Analyzing the dynamics of power and privilege in our classrooms, can inform the ways we structure and support cross-cultural dialogues about race.
The prospect of a Trump presidency has brought with it a rise in hate crimes and a heightened visibility for white supremacy...
Recommendations for Teachers and Parents Many students (and adults) suffer from anxiety. Fortunately, when I was a teacher, I always...
Many school staff assume families know how to navigate schools. Unfortunately, traditionally marginalized families, such as Black, Latino, low-income and immigrant families, often lack the basic information they need to support the success of their children. Schools that want to support the success of ALL children can answer the following questions for families.
I recently became the proud mother of two middle school students. We all know the transition from elementary to middle school is a big one for kids. I’m realizing this transition is a big one for families too. With that in mind, I’m taking time to write down my experience in the hope that it will help other educators and parents can better partner with one another to ensure our kids success as they embark of the fun, stressful, exciting and crazy ride that is the middle school experience.
It has become painfully clear to me, that the conversations all of us have been having around diversity are in some way a part of the problem. I mean, if diversity programs that were spearheaded 20 years ago were so successful, why is our country still struggling around topics of race?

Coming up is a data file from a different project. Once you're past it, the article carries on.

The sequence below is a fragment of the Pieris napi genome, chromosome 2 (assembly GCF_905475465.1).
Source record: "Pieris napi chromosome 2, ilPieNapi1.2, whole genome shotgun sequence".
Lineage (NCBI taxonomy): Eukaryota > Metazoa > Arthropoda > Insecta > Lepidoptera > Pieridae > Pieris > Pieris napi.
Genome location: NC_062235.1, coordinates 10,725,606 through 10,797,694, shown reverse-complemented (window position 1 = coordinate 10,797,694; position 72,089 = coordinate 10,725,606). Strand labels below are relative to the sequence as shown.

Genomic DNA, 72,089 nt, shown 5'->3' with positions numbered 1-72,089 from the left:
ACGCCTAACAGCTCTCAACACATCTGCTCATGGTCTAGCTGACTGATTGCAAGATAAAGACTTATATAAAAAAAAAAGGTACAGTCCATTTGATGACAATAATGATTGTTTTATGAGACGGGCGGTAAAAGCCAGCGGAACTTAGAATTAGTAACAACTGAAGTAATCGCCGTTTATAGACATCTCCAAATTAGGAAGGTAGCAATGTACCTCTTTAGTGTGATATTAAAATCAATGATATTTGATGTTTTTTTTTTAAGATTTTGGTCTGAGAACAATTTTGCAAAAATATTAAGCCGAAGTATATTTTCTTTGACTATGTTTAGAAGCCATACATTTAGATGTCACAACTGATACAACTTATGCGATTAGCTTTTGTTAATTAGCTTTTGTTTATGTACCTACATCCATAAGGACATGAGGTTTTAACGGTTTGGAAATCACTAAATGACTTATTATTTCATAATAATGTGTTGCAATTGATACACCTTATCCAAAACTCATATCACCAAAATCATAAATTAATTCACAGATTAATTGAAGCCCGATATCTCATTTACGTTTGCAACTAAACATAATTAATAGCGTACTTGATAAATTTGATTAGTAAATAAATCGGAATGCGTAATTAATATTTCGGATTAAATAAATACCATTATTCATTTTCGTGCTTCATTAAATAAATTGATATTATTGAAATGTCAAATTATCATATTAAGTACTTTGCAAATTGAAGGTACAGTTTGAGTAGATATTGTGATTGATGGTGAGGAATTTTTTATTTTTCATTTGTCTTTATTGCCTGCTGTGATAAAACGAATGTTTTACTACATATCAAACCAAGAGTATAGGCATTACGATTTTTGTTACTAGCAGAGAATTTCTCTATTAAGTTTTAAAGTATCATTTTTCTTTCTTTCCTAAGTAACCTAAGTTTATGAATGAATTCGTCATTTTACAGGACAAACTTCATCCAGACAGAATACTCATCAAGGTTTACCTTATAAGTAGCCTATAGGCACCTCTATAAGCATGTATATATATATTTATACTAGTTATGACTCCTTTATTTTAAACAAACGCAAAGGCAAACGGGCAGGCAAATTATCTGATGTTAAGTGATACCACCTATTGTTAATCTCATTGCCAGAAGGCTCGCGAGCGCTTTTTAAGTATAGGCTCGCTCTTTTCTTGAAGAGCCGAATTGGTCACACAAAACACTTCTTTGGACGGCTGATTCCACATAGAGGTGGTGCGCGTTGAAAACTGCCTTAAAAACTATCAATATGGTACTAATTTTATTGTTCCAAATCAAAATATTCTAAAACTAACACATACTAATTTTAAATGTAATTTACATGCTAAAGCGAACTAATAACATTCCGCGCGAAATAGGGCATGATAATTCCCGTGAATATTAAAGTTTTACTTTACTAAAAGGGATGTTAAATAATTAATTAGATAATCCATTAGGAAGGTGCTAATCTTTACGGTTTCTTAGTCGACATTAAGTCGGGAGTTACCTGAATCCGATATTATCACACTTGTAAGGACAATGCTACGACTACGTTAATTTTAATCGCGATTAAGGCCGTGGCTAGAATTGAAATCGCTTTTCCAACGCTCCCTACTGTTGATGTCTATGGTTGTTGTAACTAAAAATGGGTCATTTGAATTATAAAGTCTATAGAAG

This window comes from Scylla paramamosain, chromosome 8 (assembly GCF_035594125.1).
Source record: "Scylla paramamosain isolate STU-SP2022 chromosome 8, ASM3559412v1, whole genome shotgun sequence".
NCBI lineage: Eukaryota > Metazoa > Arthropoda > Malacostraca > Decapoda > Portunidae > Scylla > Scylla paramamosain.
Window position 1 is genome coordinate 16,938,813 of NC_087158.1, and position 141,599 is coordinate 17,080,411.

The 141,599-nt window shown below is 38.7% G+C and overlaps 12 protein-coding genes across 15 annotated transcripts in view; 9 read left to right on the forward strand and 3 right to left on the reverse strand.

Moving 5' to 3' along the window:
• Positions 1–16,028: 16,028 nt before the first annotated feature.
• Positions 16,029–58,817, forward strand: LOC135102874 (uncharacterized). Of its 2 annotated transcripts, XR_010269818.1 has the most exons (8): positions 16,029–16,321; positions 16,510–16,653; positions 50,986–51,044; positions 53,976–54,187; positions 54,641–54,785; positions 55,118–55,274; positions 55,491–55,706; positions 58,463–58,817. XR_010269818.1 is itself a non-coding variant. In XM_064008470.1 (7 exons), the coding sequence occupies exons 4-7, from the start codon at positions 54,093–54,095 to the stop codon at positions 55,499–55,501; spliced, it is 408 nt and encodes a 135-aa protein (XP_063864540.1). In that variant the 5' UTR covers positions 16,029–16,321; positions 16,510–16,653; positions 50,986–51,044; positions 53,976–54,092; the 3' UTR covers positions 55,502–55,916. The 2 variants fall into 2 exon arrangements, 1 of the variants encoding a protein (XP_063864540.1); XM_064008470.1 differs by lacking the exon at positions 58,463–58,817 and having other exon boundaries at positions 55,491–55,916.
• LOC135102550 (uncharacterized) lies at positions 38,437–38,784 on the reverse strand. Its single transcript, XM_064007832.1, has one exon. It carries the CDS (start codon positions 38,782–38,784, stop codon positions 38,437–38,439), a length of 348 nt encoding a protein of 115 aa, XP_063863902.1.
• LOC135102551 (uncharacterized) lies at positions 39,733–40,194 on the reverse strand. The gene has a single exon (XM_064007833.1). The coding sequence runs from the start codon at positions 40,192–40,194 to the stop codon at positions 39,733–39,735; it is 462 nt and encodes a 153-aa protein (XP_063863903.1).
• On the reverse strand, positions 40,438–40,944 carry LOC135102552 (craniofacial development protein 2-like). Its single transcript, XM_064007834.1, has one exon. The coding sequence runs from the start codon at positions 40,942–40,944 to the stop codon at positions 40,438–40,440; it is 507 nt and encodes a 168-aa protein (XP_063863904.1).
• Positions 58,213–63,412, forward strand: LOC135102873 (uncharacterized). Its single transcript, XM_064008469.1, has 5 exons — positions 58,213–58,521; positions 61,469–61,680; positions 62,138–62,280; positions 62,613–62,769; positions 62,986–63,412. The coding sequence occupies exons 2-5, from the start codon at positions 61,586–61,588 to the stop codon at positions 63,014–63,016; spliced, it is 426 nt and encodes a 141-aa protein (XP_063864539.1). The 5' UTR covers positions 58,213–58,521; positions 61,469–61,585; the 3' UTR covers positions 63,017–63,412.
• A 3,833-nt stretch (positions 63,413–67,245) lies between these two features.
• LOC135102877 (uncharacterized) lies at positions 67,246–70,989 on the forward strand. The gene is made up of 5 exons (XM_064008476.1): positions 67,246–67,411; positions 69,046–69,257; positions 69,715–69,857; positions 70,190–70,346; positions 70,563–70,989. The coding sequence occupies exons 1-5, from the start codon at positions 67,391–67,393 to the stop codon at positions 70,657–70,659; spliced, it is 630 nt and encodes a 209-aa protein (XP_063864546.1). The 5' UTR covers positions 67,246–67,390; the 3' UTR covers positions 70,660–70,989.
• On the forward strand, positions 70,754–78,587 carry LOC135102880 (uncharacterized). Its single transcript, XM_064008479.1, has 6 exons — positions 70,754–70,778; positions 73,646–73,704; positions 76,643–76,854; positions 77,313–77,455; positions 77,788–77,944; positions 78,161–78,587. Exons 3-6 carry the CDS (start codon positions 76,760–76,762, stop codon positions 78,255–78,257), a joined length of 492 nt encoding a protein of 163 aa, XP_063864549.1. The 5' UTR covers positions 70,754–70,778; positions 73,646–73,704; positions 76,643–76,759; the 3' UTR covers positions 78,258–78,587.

Did you know that every year suicide claims more lives than war, murder, and natural disasters combined, and yet suicide prevention doesn’t get anywhere near the funding given to other leading causes of death? Here’s how you can help.
In today’s day and age, why is it OK for SF schools to do their own thing (or NOT) when it comes to Black History Month?
I am constantly on the lookout for new ways to talk about race and identity in developmentally appropriate ways with kids. Below I’ve put together tried and true resources (Yes! I REALLY, I tried them) based on my experiences as a mom talking about race with my own kids.
Being a critical reader means questioning the representation of various cultural groups. Here’s the why and how of questioning what you read with your kids.